Israel Decides Not to Take Action Against Four Builders With Most Safety Violations

18 companies called to hearings over past year and a half, but ministry says it cannot take disciplinary action until final court verdicts issued in deaths on their sites

Lee Yaron
Lee Yaron
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The construction site in Yavne where for workers died, May 19, 2019.
The construction site in Yavne where for workers died, May 19, 2019.Credit: Ilan Assayag
Lee Yaron
Lee Yaron

The Contractors Registrar in the Construction and Housing Ministry summoned 18 companies to hearings due to safety deficiencies over the last year and a half, but decided not to take disciplinary action against the four large companies that had the most safety violations on their building sites between 2012 and 2016.

>> Why Israel isn't doing more to prevent construction workers' deaths | Analysis

The four are Omer Engineering, Electra, Danya Cebus and Best, on whose sites 21 workers were killed in 2016. The registrar’s office explained that it could not impose punishment over the deaths until final court verdicts were issued in these cases.

The registrar did, however, punish five of the 18 companies. For a decade the registrar has not used its authority to punish building contractors for safety flaws, so the summonses of 18 companies and the actions against the five companies constitute a significant change. Haaretz has learned that in 2018 and 2019, the registrar took action against five different, smaller contractors and even suspended the licenses of two of them, Parnas Parnas and Morshad Globus. However, he did not punish Denya Cebus, which had seven deaths on its construction sites and was cited 13 times for serious safety deficiencies from 2012 to 2016; since then there have been 12 more safety warnings.

Similarly, the registrar did not take any disciplinary steps against Electra, (10 deaths in three years, 17 safety deficiencies from 2012 to present); Omer Engineering, (two deaths and 18 deficiencies in those same years); and Best (two deaths, 15 deficiencies).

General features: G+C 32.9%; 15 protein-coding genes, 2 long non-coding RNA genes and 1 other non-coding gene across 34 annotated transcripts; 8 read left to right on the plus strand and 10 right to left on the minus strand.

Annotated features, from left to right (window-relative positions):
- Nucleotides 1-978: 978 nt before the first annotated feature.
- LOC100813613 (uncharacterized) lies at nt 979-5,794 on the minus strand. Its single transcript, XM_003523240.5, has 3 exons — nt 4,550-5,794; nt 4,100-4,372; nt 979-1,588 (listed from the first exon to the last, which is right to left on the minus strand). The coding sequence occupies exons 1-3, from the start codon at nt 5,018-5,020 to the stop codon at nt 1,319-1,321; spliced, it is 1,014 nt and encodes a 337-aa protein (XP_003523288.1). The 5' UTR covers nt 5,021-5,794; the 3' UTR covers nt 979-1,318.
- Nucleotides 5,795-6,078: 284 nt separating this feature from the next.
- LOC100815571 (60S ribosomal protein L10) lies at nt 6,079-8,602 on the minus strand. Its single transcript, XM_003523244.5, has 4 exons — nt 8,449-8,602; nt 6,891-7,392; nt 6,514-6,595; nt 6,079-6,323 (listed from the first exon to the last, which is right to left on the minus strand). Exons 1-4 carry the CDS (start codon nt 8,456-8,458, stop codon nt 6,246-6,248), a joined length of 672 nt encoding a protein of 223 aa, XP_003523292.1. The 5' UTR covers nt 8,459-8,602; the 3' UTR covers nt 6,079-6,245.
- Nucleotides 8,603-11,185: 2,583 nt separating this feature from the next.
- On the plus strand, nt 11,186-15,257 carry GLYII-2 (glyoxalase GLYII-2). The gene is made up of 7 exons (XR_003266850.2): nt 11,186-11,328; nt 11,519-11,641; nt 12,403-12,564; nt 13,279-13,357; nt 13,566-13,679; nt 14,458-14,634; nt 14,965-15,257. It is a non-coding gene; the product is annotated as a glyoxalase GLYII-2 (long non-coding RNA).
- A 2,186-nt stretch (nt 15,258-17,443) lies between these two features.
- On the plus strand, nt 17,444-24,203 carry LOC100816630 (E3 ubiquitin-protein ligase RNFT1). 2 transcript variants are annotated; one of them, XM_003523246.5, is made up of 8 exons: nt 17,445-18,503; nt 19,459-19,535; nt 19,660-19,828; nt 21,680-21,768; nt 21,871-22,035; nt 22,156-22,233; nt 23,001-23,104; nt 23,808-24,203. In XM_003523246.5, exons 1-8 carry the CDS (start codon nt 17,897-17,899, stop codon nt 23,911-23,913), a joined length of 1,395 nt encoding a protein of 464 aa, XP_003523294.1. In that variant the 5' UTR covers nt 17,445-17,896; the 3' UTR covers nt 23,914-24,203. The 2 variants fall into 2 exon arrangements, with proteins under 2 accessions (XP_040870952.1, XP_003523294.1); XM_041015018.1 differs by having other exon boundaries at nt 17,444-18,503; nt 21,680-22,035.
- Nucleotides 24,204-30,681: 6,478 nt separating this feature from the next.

The registrar did not say why he decided to punish some firms but not others. Regarding the companies that weren’t punished despite their numerous violations, the registrar said that “the committee got the impression that the companies hadn’t violated safety rules” and that since then they “improved their safety program.”

The registrar started to use its authority following public and media pressure and a sharply-worded report by the state comptroller in May 2018 on the subject. Early last year, Ilan Eliahu was appointed registrar, replacing Amnon Cohen, and Eliahu began to seek punishments for contractors.

The registrar’s division has substantial clout with building contractors. Only companies with a license approved by the division can do construction work, and it is responsible for imposing penalties on contracting companies. In recent months, new procedures have been instituted under which the Labor Ministry’s Safety Administration is required to provide the registrar with detailed information about contractors who regularly endanger life so the registrar can summon them to a hearing and take disciplinary measures against them. The division told Haaretz that they had summoned all the companies the Safety Administration had informed them about.

However, the information provided by the registrar’s division shows that not all the data on safety deficiencies at contractors’ sites is transferred to it. An example is the Elrawabi company, five of whose sites were temporarily closed due to safety defects, the Labor Ministry said last week, and which was ordered three months ago to fix other safety deficiencies. The division said the Safety Administration “has not contacted us about Elrawabi [sites] in Beit Shemesh to this day; of course, as soon as it receives a request, it will be handled accordingly.”